Predictive factors for permanent congenital hypothyroidism was shown by a real-life study in Brazil

Daniela Barros, post graduate student of the Surgical Clinic Program at Ribeirão Preto Medical School, University of São Paulo (FMRP-USP), Ribeirão Preto, SP, Brazil.

Logo of the Archives of Endocrinology and Metabolism journal Currently, congenital hypothyroidism (CH) is a disease with minimal brain involvement and some intellectual and fine motor deficits, and the focus is on ensuring maximum neuromotor and intellectual development of these patients. However, even today, the functioning of a family with a patient with sequelae of CH may be compromised. Diagnosing and correctly treating CH children in a timely (RAMALHO, R.J.R., et al) manner represents a significant benefit for the patient, his or her family, and the community, reducing social, emotional, and financial costs, including higher-cost special schools (ROVET, J.F.).

CH can be permanent (PCH) due to thyroid dysgenesis or dyshormonogenesis or, in up to 35% of cases, transient (TCH) (MESSINA, M.F., et al). Although gene mutations of DUOX2 (a gene that provides instructions for making an enzyme called dual oxidase 2, found in the thyroid gland) and TSH-R have been described in TCH (DE DEKEN, X., et al; FU C., et al; PETERS, C., et al), most of these cases do not have a defined cause, with the iodine intake, the decrease in the cutoff levels of the neo-natal screening programs (NSP), and the time of blood spot collections being the factors initially suggested for the occurrence of nongenetic TCH cases (FORD, G.A., et al).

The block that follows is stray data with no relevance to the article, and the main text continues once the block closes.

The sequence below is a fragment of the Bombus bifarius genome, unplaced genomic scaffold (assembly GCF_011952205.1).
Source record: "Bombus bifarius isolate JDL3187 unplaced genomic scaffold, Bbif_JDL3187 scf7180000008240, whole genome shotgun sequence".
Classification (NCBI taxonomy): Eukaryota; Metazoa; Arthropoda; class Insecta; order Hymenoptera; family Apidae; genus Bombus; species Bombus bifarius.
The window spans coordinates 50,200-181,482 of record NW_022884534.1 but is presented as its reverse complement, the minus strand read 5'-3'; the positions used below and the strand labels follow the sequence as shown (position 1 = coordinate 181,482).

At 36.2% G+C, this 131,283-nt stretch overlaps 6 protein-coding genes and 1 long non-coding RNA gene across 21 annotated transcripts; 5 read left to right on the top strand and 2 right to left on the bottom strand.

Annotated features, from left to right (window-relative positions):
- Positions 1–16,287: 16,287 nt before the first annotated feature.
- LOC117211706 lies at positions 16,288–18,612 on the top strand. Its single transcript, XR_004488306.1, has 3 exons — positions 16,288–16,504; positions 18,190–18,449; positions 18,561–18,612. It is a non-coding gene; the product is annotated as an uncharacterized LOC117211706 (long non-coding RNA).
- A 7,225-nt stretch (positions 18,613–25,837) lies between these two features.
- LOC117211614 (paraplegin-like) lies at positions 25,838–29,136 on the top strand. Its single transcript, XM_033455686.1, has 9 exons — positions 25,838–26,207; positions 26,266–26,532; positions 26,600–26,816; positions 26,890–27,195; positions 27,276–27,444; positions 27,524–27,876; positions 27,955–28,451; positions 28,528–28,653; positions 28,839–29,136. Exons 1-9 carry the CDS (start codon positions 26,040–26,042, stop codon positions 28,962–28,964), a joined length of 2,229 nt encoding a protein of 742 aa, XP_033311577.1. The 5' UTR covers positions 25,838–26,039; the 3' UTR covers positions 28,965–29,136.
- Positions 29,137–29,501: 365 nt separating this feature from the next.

A neonatal screening program (NSP) for CH (CH- NSP) is one of the most notable milestones in public health, considering the importance of thyroxine in myelination of the infant brain is indisputable, as has been recently shown in magnetic resonance imaging (MRI) studies (ROVET, J.F.). Although the reason to detect severe CH is unequivocal, the benefit for neurodevelopmental outcomes when treating babies with modest TSH elevations and borderline free T4 (FT4) concentrations still generates discussions, with some studies showing a relationship between academic performance and neonatal TSH (LAIN, S.J., et al), while others do not (TRUMPFF, C., et al).

Researchers from Brazil conducted a trial to determinate predictive factors for PCH and verify its prevalence changes over time. Titled Predictive factors for the diagnosis of permanent congenital hypothyroidism and its temporal changes in Sergipe, Brazil – A real-life retrospective study, Gumes-Felix et al assessed the predictive factors for the diagnosis of permanent congenital hypothyroidism in a newborn with abnormal neonatal blood spot TSH. An additional objective is to verify whether the incidence of permanent and transient CH has changed in the periods from 2004 to 2010 and from 2011 to 2015 (GUMES-FELIX, H.M., et al).

The study was conducted at the University Hospital of the Federal University of Sergipe (HU-UFS), the unique entity to perform the NSP in the State of Sergipe (Brazil), which has used the same cutoff point of neonatal bloodspot TSH (5.2 μU/mL) since its implementation. This allows an appropriate comparison of different time periods (RAMALHO, R.J.R., et al; RAMALHO, A.R.O., et al; MATOS, D.M., et al).

In a previous paper, the same authors found that among children with serum initial TSH levels greater than 10 μU/mL (more than two-thirds of the cases had PCH), 13.5% had TCH. In children with initial serum TSH levels greater than 4.2 μU/mL and less than or equal to 10 μU/m, 13.8% had PCH, while 58.1% had TCH (MATOS, D.M., et al).

Photo: A doctor is holding a baby on an office table. She is smiling and looking at the baby. Baby looks at the camera and seems to bite a finger.

Image: Freepik.